In his report and testimony, Witt opined that Myers' condition and conduct satisfied the Ruvolo standard set forth in the emphasized portion of the passage above. Witt discredited the diagnoses rendered by McDermitt, who personally evaluated Myers three months before the shooting, and Patel, who personally evaluated Myers three weeks before the shooting. He contends they did not have the benefit of Myers' diary entries and suicide note and Myers' condition deteriorated during the time between their evaluations and his death. In Witt's opinion, at the time of the shooting, Myers suffered from a major depressive episode, which"clouded his judgment" and which caused him to act irrationally in killing Dahl and himself."[Myers] believed, erroneously as a result of his severe depression, that there was no further hope in life for himself, and therefore the only way to end his intractable pain was to kill the sources of his pain -- his wife or Mr. Dahl and then himself."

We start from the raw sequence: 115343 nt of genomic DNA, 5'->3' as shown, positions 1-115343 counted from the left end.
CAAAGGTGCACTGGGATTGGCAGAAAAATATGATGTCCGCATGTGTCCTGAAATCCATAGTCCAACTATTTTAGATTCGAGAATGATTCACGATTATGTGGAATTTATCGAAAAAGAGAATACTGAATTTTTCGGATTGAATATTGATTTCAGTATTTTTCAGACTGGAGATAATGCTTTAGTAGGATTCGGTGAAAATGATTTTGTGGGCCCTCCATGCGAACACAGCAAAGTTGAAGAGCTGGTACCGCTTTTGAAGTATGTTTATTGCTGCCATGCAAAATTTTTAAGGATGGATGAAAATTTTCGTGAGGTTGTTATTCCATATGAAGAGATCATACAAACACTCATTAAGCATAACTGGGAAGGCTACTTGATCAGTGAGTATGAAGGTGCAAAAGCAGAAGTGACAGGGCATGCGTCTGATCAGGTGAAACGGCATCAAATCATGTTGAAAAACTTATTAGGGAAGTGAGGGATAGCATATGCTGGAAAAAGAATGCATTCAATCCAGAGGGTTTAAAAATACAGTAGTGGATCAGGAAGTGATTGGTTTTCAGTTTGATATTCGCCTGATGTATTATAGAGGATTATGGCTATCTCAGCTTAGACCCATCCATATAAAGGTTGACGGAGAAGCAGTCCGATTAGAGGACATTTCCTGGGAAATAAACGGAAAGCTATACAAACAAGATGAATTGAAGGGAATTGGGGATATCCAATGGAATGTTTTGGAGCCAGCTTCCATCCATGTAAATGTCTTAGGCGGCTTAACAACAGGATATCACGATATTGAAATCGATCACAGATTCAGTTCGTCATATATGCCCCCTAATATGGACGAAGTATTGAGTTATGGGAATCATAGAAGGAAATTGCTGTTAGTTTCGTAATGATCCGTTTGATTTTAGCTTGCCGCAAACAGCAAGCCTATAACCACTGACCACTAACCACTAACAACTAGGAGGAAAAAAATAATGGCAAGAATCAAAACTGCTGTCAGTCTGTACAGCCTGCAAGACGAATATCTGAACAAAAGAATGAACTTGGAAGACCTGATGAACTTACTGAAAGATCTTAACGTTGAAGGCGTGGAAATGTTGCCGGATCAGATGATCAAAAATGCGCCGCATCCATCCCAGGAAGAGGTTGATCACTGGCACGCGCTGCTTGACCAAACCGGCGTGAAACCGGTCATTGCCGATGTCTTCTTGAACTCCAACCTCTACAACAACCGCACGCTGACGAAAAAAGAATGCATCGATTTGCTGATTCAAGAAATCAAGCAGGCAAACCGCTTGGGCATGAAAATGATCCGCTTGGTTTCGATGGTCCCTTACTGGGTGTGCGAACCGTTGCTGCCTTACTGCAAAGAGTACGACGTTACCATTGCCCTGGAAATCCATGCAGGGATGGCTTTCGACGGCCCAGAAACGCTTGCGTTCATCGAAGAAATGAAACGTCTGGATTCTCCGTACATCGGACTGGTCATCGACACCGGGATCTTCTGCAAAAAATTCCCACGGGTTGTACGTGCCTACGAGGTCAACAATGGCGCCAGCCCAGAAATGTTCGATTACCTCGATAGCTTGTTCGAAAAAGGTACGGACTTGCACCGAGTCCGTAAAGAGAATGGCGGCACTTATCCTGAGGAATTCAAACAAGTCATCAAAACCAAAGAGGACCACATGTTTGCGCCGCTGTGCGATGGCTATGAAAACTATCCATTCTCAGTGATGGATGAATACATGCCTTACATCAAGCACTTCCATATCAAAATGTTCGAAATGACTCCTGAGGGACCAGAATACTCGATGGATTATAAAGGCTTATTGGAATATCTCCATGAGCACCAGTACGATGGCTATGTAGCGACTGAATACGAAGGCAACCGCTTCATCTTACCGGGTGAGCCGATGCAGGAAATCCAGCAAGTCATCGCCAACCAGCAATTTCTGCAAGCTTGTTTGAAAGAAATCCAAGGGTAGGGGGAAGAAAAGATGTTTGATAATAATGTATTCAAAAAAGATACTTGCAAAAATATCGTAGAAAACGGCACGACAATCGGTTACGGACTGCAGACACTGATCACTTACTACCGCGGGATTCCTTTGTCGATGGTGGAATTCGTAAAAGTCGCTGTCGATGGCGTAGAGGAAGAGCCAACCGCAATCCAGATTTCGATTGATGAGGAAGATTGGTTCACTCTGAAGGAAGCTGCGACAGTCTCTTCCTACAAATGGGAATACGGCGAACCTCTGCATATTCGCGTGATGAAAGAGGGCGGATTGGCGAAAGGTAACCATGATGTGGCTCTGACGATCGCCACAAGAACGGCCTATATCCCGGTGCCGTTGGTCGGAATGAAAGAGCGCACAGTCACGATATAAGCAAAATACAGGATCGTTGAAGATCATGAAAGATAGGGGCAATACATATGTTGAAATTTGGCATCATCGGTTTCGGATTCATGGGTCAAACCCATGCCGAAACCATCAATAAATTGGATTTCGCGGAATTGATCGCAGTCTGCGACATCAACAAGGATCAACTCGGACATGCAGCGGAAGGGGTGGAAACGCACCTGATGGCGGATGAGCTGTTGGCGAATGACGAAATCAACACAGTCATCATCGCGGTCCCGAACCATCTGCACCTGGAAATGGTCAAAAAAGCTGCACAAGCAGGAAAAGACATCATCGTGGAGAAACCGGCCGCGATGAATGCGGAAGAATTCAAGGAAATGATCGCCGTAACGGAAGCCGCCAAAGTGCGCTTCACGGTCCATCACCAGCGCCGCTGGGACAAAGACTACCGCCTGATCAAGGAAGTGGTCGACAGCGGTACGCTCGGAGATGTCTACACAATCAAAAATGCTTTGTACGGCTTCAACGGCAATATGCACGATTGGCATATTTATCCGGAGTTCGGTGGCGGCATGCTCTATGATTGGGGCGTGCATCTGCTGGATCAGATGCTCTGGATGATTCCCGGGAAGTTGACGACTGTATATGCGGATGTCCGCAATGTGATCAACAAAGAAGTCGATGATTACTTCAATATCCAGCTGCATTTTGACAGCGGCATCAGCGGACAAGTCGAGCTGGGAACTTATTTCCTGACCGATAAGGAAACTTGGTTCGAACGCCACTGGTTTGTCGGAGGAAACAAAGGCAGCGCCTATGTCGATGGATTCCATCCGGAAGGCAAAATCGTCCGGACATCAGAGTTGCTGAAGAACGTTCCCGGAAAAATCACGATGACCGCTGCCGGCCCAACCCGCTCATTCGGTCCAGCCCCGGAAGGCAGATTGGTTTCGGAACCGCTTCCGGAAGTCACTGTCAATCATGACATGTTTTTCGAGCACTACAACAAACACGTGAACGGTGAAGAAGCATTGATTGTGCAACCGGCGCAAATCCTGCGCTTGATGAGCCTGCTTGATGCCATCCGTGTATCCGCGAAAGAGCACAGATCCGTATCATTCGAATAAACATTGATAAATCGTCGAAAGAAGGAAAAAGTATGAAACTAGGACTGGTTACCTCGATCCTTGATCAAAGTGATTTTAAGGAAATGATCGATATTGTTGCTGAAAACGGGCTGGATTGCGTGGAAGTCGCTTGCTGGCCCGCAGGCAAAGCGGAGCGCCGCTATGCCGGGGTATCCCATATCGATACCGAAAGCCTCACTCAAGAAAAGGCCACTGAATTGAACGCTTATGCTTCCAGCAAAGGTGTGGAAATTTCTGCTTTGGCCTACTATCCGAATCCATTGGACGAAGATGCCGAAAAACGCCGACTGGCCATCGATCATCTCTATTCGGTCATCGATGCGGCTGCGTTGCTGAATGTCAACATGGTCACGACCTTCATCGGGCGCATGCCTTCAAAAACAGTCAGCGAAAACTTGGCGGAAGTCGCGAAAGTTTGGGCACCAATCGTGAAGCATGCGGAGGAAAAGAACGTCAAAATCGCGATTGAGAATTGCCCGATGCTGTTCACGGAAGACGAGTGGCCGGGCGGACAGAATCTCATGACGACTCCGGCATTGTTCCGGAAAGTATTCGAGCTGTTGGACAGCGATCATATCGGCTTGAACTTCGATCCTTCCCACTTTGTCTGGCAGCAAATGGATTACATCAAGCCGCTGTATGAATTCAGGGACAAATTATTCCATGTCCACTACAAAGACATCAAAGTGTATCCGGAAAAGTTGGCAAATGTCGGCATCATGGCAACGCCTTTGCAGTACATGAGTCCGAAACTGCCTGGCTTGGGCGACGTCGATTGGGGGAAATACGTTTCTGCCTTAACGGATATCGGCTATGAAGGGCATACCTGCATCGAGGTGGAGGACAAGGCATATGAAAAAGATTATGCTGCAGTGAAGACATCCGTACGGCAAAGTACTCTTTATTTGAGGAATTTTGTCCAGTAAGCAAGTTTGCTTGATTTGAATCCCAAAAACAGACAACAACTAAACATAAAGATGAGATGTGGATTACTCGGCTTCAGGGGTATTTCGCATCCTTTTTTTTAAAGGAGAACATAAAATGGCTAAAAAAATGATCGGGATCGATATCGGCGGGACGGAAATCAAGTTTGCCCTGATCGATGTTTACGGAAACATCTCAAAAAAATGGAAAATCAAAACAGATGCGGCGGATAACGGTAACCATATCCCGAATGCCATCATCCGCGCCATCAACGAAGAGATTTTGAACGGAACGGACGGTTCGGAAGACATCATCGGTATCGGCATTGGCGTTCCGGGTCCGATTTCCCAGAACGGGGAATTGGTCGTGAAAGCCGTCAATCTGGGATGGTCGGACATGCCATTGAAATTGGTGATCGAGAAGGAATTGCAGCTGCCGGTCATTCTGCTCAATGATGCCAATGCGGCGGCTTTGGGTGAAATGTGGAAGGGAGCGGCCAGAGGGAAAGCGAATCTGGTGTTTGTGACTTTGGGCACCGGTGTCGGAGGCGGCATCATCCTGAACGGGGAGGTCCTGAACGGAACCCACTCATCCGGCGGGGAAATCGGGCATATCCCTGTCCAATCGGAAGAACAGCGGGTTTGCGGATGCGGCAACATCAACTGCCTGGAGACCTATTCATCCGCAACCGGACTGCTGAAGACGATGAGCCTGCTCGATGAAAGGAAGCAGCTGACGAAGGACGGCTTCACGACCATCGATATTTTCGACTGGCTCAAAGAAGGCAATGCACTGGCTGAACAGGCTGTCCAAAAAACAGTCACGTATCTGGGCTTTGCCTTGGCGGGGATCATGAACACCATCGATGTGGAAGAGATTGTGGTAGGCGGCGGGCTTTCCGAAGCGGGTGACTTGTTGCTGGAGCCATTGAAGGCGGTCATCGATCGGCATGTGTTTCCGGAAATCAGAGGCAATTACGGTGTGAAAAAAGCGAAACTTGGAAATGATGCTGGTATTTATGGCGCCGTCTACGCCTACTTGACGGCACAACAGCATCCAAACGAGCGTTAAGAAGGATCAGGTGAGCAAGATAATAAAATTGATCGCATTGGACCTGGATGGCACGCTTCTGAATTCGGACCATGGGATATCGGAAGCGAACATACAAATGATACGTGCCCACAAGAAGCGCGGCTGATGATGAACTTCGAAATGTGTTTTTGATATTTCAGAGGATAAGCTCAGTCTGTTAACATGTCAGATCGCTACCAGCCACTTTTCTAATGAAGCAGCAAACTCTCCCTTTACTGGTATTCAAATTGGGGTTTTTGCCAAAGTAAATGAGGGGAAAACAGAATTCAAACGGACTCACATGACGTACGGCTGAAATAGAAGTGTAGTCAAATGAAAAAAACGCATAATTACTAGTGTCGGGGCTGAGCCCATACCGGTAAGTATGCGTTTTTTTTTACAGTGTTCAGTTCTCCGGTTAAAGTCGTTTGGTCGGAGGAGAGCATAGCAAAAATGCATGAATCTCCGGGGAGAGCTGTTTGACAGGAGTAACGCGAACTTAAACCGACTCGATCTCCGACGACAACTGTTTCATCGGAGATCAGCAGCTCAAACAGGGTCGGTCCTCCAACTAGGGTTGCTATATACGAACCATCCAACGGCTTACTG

In his testimony, Witt explained that Myers' multiple violations of the temporary restraining order between August and November were indications of"irrational behavior, lack of control." He noted that, based on several diary entries in October, an impression emerges that Myers was despondent, depressed, having crying spells, not sleeping and obsessed with his wife's relationship with Dahl. The suicide note indicated the severity of Myers' depression, despondency and complete irrationality at that time. Witt concluded that Myers"was not thinking in a way that most of us would consider rational; and that, therefore, he was not able to control his behavior in a way that -- that, again, most of us would consider rational and reasonable." Myers' solution, killing Dahl and Stacy, had she been home, and then himself, was not a"rational solution to the problem." Thus, according to Witt, Myers acted under an irrational impulse when he killed Dahl.